ISFP’s have strong moral beliefs which they incorporate into their day-to-day environment. Sivananda yoga is based on 5 key principles: Proper exercise (asanas), Proper breathing (pranayama), Proper relaxation (savasana), Proper diet (vegetarian) and Positive thinking and meditation. This holistic approach will be attractive to ISFP’s as they will be able to take their practice off the mat more readily than some other styles of yoga. However ISFP’s may get bored and crave variety from the 12-posture series used in typical Sivananda classes, therefore ISFP’s should integrate other styles of yoga as part of their whole practice.
INFJ (The Advocate) – Kundalini
INFJ’s are highly sensitive people who enjoy contemplating the deep meanings in life. Kundalini yoga aims to release the kundalini energy at the base of our spines through the 7 chakras, and therefore kundalini works with subtle energies. These subtle energies are more likely to be felt by the highly sensitive INFJ, meaning they will resonate with the practice more easily than other types. Kundalini yoga can also help maximise creative potential and realise your life purpose – areas INFJ’s will love to explore.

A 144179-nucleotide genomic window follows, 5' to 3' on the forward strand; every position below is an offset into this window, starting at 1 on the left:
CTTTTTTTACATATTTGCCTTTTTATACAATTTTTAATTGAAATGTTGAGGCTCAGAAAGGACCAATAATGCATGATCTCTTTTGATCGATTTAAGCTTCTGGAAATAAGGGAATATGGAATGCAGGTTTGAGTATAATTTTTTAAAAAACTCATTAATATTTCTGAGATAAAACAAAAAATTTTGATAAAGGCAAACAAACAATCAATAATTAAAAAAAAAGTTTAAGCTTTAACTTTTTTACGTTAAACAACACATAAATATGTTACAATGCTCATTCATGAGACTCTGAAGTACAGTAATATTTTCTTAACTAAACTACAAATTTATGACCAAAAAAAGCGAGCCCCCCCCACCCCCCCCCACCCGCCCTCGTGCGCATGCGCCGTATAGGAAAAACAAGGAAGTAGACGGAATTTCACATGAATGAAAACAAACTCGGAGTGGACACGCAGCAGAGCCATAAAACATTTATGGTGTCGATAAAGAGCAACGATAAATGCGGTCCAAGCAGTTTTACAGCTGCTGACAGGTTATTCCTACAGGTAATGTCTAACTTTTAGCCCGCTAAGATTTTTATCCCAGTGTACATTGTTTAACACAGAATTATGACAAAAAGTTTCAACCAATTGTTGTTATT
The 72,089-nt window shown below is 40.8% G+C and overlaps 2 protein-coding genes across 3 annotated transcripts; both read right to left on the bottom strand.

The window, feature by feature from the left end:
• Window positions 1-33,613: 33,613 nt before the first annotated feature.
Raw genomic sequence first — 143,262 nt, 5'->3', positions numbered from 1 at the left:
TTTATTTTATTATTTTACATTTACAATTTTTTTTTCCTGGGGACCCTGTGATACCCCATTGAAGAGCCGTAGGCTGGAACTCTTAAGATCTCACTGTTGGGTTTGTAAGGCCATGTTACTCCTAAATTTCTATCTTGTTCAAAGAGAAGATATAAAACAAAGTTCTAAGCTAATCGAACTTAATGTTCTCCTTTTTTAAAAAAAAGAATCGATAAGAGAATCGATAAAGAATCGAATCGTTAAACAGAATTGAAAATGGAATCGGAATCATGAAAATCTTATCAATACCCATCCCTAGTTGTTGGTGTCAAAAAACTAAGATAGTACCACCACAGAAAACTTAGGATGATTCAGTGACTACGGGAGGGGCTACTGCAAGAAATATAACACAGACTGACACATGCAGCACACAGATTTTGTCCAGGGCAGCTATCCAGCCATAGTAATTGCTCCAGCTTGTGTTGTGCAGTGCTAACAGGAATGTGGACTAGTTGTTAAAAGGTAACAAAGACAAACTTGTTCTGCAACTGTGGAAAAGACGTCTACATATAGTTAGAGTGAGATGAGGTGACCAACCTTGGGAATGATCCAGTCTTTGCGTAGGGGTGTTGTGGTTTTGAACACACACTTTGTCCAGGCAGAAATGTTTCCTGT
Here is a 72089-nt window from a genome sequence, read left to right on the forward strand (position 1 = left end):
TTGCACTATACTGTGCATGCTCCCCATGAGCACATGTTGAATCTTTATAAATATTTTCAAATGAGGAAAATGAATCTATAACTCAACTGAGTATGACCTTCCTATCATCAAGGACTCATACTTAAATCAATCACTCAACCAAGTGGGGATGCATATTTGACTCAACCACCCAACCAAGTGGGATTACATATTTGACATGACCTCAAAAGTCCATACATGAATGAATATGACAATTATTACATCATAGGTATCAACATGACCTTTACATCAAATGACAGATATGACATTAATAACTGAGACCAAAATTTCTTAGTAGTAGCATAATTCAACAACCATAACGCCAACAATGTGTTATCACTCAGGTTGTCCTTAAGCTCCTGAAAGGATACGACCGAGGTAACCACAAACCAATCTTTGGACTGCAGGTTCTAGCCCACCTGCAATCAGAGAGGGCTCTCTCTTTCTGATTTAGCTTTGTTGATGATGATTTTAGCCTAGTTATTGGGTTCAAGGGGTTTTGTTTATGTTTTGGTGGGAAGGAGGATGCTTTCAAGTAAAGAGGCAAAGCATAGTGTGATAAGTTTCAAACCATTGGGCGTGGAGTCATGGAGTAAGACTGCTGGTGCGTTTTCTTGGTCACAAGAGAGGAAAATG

INFP (The Mediator) – Yin Yoga
INFP’s have a poignant inner world, being very in tune with their emotions and the emotions of others. In this way, INFP’s would enjoy the emotional component many people experience during the practice of Yin yoga. Yin yoga is very effective at activating the parasympathetic nervous system which would allow INFP’s to gain a deep sense of calm and relaxation. In the same way that INFP’s listen more than they speak, Yin holds postures more than it changes them.
INTJ (The Architect) – Yoga Therapy
INTJ’s are natural problem solvers, often looking at situation from a rational and analytical stand point. INTJ’s may benefit most from yoga therapy as this type of yoga assesses the individual and then creates an customised course of treatment, fitting the logical path INTJ’s minds take. Yoga therapy has also had the most extensive scientific study of the different styles to yoga, namely due to its therapeutic benefits, which may give INTJ’s confidence to invest their time in this practice.
INTP (The Thinker) – Mysore style Ashtanga yoga